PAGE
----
By trial and error I have determined the amount of highlight latitude
...Show more

Shouldn't they ISO be strictly set to base ISO and not "ISO 100 or higher"?




Aug 09, 2018 at 07:49 PM
Fred Miranda
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p.7 #11 · p.7 #11 · Easy ETTR technique using the Zebra pattern


At ISO 100, one would get the highest dynamic range but ETTR is not only restricted to this ISO setting.

DaveFP wrote:
Shouldn't they ISO be strictly set to base ISO and not "ISO 100 or higher"?




Aug 09, 2018 at 08:49 PM
RFMP
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p.7 #12 · p.7 #12 · Easy ETTR technique using the Zebra pattern


I can't find enough info on setting custom Zebras. You have a lower Limit, which seems to pick up the non-custom setting value. There is also Standard + Range +/- 1-10. I have not found where these are defined.



Aug 09, 2018 at 11:34 PM
phototiimo
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p.7 #13 · p.7 #13 · Easy ETTR technique using the Zebra pattern




Fred Miranda wrote:
At ISO 100, one would get the highest dynamic range but ETTR is not only restricted to this ISO setting.


How does this work if you ETTR by raising ISO? Just curious as most people encourage others to expose to the left when adjusting ISO because the a7iii and a7riii are supposedly "ISO-less" (apart from the dual gain design). Jim Kasson has made some posts on this.



Aug 10, 2018 at 12:44 AM
thrice
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p.7 #14 · p.7 #14 · Easy ETTR technique using the Zebra pattern


You answered your own question. If the cameras are ISOless you gain no further dynamic range by shifting the ISO, but you may permanently clip highlights.

phototiimo wrote:
How does this work if you ETTR by raising ISO? Just curious as most people encourage others to expose to the left when adjusting ISO because the a7iii and a7riii are supposedly "ISO-less" (apart from the dual gain design). Jim Kasson has made some posts on this.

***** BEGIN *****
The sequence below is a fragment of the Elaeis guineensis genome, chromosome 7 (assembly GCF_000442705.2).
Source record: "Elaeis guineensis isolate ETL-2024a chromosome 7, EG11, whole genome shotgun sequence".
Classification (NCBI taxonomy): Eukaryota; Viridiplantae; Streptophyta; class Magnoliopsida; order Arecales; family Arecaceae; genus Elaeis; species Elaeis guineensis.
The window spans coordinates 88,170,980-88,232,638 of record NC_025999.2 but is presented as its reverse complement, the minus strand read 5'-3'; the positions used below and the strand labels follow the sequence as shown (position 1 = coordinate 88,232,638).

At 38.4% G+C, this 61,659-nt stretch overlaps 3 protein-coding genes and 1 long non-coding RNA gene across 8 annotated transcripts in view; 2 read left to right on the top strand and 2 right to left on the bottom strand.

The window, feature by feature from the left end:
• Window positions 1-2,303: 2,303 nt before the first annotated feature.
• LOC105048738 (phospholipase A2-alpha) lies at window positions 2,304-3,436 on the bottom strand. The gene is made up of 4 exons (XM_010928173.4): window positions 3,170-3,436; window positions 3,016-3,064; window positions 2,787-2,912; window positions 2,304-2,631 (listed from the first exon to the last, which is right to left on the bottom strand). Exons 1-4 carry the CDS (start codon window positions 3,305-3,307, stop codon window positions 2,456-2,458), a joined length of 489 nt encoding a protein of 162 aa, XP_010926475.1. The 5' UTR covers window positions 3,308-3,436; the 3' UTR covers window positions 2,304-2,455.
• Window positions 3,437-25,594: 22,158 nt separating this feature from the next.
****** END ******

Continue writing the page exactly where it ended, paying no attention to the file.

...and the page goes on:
Aug 10, 2018 at 02:02 AM
phototiimo
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p.7 #15 · p.7 #15 · Easy ETTR technique using the Zebra pattern



thrice wrote:
You answered your own question. If the cameras are ISOless you gain no further dynamic range by shifting the ISO, but you may permanently clip highlights.



Then why do so many encourage a7iii series owners to ETTR?

*edit* I mean specifically in the case of using ISO adjustments to ETTR. In case that wasn't clear...

Edited on Aug 11, 2018 at 02:51 PM · View previous versions



Aug 10, 2018 at 05:24 AM
RnRau
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p.7 #16 · p.7 #16 · Easy ETTR technique using the Zebra pattern


phototiimo wrote:
Then why do so many encourage a7iii series owners to ETTR?


From the very first post in the very first line... "For those looking for an easy way to expose to the right (ETTR) and improve S/N ratio and with that, cleaner shadows... "



Aug 10, 2018 at 07:56 AM
nobody23
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p.7 #17 · p.7 #17 · Easy ETTR technique using the Zebra pattern


@Fred
With the 3rd Gen of Sony cameras we got 'Highlight' metering.
Renders your post #1 obsolete or what do you think?



Aug 10, 2018 at 12:12 PM
dclark
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p.7 #18 · p.7 #18 · Easy ETTR technique using the Zebra pattern


Fred Miranda wrote:
At ISO 100, one would get the highest dynamic range but ETTR is not only restricted to this ISO setting.